Ray Stevenson played the Punisher a couple of years ago, the Marvel comic creation who runs in guns blazing, shooting up entire buildings full of people, and even blows someone up with a rocket launcher. In comparison, Danny Greene has a pair twice that size, and the fact that Stevenson looks almost exactly like the Cleveland mobster simply makes him more intimidating.
The Cleveland area was rocked by high-end crime in the mid to late ’70s, Danny Greene in on a lot of it as he ascends the ranks from dock worker to union boss and then gangster. Kill the Irishman focuses on his reign, tackling Italian mafia almost on his own. He would become a folk hero in a way, dodging death more often than the proverbial nine lives allow, the film even opening on one of the assassination attempts. There’s a lot of material in a short amount of time, so opening with a car bomb sets the tone.
Director Johnathan Hensleigh is granted a stellar cast, from bit players to names worthy of their position on the cover art. It’s a lot to take in, Irishman a crowded, sometimes bumbling film that intertwines a number of narrative points across many years. Mob bosses come, mob bosses go, and everyone in-between seems to end up lost in the shuffle.
With Stevenson at the helm, it holds Irishman together. He carries a presence, and even with some nominal scenes such as a scuffle with a local biker gang, it feels like there’s a purpose. Irishman has flair, again thanks to that cast, making those smaller, unnecessary moments matter.
The film was obviously budget strained, another one of those irritating knocks that brings down the entire piece. Car explosions are carry no natural grace, the CG flames and debris hardly convincing, a shame for a film aiming for a realistic spin on this famous turf war. Detroit also stands in for Cleveland, almost disrespectful to Greene’s legacy in his hometown.
Irishman was captured with the Sony CineAlta F23, the digital footage taking the majority while some stock footage from actual local newscasts is spliced in for effect. Certain digital shots are also aged to bring Stevenson into the era of low-end tape. The mix doesn’t always fit, the smooth movement and clarity afforded by the digital making little sense when trying for a period piece.
Even the desaturated color, aiming for shades of brown, yellow, and reds, doesn’t always make for a convincing ’70s environment. Aside from aesthetics, visuals are relatively pleasing to the eye, a light glaze of digital noise actually giving the piece a bit of texture where it would otherwise be lacking. Rarely does it become intrusive on the image.
One of the more grating examples of digital smoothing, Irishman attempts to make Stevenson younger as he takes over a dock operation merely by digitally softening his face. It’s utterly bizarre to see natural, clean facial texture on his cheeks, and all of that disappear right underneath his eyes. The younger female cast, especially Linda Cardellini, undergoes the same digital surgery treatment, and the effect is nothing short of distracting. When left untouched, definition remains inconsistent if pleasing when visible.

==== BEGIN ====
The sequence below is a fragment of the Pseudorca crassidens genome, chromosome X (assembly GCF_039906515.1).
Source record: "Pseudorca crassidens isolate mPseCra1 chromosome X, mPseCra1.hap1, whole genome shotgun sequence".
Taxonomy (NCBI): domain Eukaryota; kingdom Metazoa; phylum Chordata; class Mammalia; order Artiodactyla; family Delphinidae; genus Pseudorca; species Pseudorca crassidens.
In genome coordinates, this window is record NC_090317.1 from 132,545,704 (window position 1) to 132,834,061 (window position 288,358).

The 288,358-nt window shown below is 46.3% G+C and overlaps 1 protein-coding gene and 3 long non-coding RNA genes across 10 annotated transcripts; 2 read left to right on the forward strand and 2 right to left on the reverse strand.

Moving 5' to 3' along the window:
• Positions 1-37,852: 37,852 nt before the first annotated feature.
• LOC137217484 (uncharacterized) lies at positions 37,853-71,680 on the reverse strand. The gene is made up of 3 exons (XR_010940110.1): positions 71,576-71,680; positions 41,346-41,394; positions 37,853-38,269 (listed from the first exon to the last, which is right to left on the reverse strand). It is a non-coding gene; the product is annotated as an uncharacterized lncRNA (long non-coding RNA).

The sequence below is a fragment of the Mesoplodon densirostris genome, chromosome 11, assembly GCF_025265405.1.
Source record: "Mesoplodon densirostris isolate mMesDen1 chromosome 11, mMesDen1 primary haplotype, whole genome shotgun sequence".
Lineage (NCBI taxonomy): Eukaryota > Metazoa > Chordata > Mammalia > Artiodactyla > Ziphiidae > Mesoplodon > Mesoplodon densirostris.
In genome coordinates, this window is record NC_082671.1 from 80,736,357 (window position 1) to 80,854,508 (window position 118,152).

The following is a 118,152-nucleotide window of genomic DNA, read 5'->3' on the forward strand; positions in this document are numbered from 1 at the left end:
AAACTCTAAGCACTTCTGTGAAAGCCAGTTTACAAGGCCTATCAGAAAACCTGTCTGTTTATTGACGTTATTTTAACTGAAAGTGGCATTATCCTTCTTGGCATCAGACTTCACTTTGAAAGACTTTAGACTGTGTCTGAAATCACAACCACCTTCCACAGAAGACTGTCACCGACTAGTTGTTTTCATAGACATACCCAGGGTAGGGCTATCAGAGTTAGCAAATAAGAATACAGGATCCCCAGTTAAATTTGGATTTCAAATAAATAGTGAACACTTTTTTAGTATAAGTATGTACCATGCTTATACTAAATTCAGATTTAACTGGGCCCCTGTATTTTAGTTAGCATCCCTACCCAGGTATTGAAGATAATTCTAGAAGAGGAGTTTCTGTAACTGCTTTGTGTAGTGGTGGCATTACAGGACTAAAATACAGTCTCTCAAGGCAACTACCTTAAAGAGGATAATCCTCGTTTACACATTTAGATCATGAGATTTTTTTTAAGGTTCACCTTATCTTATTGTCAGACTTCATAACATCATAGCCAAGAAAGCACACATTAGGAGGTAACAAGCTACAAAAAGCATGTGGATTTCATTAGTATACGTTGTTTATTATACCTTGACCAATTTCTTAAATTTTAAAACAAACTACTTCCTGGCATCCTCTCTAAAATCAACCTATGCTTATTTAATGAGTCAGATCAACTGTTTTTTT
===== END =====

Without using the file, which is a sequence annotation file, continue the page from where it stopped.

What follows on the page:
Black levels establish their presence early, keeping a firm grasp on the material as it moves to the interior of seedy bars or homes at night. Unlike the color, black levels are not faded for effect, aided by a vivid use of contrast that likewise ensures no detail is lost in the battle for visual clout.
No doubt Danny Greene punched hard, but if the bass on this disc is any indicator as to his brute strength, cruise missiles hit with less impact. Fights are accentuated with a staggering level of low-end support, the first one at 14:20 packing enough of a wallop that someone could be standing behind the boom mic firing a shotgun with each blow. It’s a bit much, sure, but it fits into this larger-than-life tale, and gives Greene a presence even when the visuals falter.
Car explosions prove prevalent, and raise the level of sheer force pushed from this TrueHD mix by Richter scale proportions. Each blast generates sufficient force, even more so than those punches. Debris lightly peppers the soundfield without too much aggression; a bit of a kick here would have been appreciated. The track otherwise handles passing vehicles marvelously, muscle cars panning to the sides effortlessly, and it even splits the dialogue from time to time.
There’s only one extra on the disc, but it’s an enlightening hour long look at Danny Greene’s life and the effects of his death on the mafia. Even if you don’t care for the film, the documentary is worth a look.
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